Mutually disrespectful

The multitude of issues of the nation’s continued sovereignty and all round progress year-on-year seem to be getting stumped by wide media coverage of elections and by-elections taking place across the country keeping the staff of Election Commission of India busy, obliged to routinely follow the events, kick-starting their sequence by announcing the dates for polling and concluding by declaring the names of contestants securing their perch on the victory stand. The land’s people, particularly the sections in the man-in-the-street category, don’t appear to be either aware or concerned about the resources of time, money and materials being virtually splurged for electing the worthies. Saying that the tamasha as it were costs a bomb to the nation is grossly an understatement. The scale of resources consumed for sustaining the democratic image is rising year after year with no thought on the part of the top brass in successive governments to keep the poll expenses of the State in check.

Exercising the right to vote for electing representatives of people vested with the onerous task of law-making is being projected as a sacred duty by public speakers from various platforms. Even the contestants in the polls make it a point to voice the sentiment of sacredness and duty. The message therein has gained in value and importance with the newly introduced NOTA (None Of The Above) option, virtually reminding the contestants about their unedifying profile.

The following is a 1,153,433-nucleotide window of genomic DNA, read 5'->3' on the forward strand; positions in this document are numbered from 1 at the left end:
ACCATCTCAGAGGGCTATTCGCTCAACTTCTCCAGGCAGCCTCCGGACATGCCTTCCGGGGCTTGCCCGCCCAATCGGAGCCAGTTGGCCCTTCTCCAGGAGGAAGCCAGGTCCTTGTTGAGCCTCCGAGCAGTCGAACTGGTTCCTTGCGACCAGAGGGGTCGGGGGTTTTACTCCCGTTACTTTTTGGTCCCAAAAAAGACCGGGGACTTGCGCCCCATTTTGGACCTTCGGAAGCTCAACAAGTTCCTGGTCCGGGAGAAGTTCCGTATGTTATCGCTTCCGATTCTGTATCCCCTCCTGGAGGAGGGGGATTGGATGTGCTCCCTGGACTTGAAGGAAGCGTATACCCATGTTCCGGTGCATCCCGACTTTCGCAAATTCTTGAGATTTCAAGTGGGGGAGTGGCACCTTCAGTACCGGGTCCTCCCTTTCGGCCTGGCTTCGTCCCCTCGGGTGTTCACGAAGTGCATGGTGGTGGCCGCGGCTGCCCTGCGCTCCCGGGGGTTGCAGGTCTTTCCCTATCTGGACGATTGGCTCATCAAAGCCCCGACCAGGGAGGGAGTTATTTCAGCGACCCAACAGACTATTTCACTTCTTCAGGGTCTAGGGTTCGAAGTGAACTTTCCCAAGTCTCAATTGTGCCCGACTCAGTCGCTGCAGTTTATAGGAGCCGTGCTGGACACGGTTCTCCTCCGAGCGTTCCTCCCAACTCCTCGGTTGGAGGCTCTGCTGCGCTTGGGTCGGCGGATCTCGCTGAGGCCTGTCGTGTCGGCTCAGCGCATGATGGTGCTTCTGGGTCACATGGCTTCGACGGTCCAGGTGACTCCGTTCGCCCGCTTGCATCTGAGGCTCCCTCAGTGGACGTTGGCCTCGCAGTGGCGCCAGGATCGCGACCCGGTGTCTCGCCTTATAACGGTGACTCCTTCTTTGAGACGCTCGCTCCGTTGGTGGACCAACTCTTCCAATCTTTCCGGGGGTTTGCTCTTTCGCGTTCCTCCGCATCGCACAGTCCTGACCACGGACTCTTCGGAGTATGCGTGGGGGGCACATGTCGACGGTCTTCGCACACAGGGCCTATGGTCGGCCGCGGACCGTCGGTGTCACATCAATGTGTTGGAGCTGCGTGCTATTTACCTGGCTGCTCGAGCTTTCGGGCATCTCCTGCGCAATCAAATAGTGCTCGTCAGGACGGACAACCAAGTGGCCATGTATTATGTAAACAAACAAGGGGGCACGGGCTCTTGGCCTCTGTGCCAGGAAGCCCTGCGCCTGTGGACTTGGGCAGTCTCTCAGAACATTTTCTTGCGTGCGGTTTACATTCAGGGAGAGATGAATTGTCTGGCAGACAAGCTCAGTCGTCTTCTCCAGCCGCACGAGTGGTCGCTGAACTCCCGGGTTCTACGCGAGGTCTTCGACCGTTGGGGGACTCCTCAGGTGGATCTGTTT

The part played by money and muscle power in the polls to the elected bodies in the ambit of democracy primarily for governance has engulfed even elections of Colleges and Universities over years giving an early taste of the morphed meaning of politics as an enterprise of sowing wind and reaping whirlwind as it were for turning cash spent in the polls into wealth of enormous proportions about which people are informed by media with reports of the money worth of the contestants in the polls. Choice of contestants for the poll and seeking votes on caste basis in this avowedly casteless society is a flourishing trade in which the electorate is the valued partner, unwittingly or otherwise.

The ongoing mutual exchange of various kinds of uncivil conduct of the vote-seekers in the State, marked by brazen disrespect and derogatory remarks seems to be treated as free entertainment by the people at large, prompting one to visualise the scenario as demise of democracy.

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